- The first step in understanding a planogram when working with online retailers is figuring out whether the item being sold is a good or a service. In contrast to services, which include things like haircuts and auto repairs, products include items like food, furniture, technology, etc.
Importance of Planogram in Retail Store:
You may enhance sales and make the most of your retail space by using planograms to arrange your store. Let’s examine these advantages in more detail.
1. Planograms increase revenue:
Utilizing a planogram for your retail business enables you to gather important information about how merchandise and displays function at the store level.
When you map every product to its precise shelf or display location, it’s like looking at your data with a magnifying glass, allowing you to extract super-actionable insights for in-store sales.
You can use planograms to track how your product placement affects consumer behavior over the period of six to a year. In order to determine which shelves and displays have the highest conversion rates, look at historical sales data and compare it to your planogram. For slow-moving merchandise, follow the same strategy and think about grouping certain things together to boost retail sales.
Planograms can help you see a wide range of sales prospects that you might otherwise have missed. Retailers do placement based on purpose to maximize sales and product turnover, particularly for categories of perishable goods.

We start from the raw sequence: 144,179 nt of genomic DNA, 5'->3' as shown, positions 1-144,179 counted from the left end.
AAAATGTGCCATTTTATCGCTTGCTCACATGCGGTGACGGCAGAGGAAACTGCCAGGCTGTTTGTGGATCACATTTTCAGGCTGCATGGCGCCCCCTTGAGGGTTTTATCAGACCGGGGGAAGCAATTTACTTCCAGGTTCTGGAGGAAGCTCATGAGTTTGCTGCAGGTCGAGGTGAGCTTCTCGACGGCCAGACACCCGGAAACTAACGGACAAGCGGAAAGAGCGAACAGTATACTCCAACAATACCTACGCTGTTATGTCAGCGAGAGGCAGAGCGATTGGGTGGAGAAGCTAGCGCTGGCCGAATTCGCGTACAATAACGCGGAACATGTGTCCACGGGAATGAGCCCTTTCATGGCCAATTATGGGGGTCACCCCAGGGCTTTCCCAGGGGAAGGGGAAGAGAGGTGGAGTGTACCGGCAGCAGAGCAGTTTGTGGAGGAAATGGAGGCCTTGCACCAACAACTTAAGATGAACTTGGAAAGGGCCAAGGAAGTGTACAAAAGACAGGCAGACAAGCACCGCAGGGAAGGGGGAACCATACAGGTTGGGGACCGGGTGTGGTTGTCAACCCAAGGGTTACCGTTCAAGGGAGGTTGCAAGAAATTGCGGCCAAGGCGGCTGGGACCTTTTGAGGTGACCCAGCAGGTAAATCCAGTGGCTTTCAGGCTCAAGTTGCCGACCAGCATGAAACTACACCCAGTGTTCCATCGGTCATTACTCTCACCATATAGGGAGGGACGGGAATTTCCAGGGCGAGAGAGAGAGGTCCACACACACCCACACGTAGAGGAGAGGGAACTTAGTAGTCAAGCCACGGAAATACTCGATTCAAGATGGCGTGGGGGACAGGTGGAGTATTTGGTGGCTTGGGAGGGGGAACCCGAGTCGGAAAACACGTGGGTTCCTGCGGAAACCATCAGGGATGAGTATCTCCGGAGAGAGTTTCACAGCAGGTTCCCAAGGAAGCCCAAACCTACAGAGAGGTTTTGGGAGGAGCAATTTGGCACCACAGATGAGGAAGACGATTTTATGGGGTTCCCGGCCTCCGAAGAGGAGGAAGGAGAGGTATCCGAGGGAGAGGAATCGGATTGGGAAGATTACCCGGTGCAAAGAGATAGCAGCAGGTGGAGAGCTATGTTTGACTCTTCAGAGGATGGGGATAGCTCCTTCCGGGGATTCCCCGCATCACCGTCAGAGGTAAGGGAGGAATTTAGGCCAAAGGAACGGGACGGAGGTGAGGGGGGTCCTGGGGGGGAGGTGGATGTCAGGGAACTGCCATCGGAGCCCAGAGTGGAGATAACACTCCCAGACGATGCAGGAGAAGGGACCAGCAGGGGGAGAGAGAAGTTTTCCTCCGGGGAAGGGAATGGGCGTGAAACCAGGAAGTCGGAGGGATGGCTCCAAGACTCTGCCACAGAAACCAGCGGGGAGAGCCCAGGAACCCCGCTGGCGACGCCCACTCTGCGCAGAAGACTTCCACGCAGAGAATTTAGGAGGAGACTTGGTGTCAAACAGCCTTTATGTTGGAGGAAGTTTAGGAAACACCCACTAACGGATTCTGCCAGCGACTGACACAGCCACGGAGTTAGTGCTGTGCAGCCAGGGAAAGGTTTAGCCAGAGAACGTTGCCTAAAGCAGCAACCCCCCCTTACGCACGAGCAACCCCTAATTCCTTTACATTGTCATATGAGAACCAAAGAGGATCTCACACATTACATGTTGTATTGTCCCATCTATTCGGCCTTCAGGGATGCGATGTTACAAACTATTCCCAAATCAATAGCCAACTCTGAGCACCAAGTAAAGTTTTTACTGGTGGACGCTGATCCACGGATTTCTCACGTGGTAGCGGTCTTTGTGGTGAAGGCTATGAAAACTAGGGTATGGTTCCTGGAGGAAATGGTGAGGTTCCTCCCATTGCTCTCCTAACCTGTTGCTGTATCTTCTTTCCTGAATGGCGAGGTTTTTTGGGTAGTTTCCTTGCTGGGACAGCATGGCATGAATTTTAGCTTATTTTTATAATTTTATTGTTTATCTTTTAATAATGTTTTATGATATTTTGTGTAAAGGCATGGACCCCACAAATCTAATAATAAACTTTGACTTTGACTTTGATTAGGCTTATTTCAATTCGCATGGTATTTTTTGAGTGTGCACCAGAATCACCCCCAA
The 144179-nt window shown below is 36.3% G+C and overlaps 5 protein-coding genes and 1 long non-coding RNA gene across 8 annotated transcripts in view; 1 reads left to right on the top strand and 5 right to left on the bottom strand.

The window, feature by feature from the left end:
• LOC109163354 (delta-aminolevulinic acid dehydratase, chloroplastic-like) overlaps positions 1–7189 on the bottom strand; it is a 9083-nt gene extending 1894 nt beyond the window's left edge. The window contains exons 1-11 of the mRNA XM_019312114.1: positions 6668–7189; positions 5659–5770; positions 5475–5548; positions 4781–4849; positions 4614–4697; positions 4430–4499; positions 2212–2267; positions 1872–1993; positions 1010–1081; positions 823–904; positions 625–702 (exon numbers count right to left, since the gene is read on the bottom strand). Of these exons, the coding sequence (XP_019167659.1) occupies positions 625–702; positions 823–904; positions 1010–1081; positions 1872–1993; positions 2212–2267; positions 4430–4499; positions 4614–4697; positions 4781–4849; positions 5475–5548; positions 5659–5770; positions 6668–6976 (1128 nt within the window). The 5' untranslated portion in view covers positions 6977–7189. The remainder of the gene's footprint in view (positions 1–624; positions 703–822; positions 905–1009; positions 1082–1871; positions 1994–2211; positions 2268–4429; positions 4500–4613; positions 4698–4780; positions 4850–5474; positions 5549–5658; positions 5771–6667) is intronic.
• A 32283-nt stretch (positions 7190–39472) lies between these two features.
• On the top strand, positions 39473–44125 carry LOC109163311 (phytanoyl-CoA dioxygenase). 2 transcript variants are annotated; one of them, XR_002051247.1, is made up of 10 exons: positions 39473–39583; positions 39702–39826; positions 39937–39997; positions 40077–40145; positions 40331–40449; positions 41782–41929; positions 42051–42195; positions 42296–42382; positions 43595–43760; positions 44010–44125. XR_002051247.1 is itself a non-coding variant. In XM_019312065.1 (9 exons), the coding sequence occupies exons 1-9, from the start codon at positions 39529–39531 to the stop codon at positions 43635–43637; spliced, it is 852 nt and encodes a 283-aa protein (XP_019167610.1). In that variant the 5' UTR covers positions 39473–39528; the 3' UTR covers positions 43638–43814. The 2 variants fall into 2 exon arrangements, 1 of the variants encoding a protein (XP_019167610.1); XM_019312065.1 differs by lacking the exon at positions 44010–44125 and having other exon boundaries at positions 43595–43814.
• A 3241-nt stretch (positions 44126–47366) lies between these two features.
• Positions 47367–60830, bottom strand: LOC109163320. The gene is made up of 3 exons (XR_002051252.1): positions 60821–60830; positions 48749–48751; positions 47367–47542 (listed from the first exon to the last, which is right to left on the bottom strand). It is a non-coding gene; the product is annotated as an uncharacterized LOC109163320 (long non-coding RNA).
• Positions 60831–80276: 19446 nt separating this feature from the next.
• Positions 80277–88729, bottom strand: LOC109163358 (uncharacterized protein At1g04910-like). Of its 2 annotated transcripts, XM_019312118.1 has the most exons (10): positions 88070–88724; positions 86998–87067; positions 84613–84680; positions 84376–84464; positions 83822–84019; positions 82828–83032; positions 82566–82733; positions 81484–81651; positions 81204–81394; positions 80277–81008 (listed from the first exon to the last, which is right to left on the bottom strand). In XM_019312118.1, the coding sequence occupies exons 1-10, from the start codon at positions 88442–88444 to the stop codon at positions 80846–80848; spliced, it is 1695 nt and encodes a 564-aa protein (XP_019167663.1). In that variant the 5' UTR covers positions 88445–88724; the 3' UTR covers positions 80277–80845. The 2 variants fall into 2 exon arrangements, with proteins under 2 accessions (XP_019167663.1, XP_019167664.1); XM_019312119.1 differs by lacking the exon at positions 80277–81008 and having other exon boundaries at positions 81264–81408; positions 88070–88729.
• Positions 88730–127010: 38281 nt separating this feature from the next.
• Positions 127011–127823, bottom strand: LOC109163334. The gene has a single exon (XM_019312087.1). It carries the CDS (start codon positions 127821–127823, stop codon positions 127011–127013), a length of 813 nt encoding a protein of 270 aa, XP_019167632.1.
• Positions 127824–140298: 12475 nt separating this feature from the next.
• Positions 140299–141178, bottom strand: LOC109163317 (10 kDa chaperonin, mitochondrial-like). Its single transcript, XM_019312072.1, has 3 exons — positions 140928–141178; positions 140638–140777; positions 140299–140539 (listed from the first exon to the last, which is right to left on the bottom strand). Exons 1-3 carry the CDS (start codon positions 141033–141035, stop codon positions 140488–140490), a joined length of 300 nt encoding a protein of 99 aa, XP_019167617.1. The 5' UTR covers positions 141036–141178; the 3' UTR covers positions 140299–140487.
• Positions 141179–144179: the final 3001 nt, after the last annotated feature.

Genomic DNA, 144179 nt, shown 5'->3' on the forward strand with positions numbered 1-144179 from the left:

2. Planograms makes product placement strategic:
From a cross-merchandising perspective, planograms also enable smart product positioning. For instance, milk and bread are typically found in the back of supermarkets. Why? These merchants urge customers to pass by other merchandise so they may make more impulsive purchases.
These routes are simpler to map out using a planogram. Consider placing an item that consumers frequently return to buy from your store in a location that compels them to pass other merchandise you want to sell or close by complementing goods for a potential upsell. This might be peanut butter and jelly for grocers.
3. Planograms maximize space:
The cost of retail space might be high. Your gross-to-rent percentage could range from 1% to 13%, according to property management company Hartman, even if exact costs depend on a number of variables (location, size, lease length, etc.).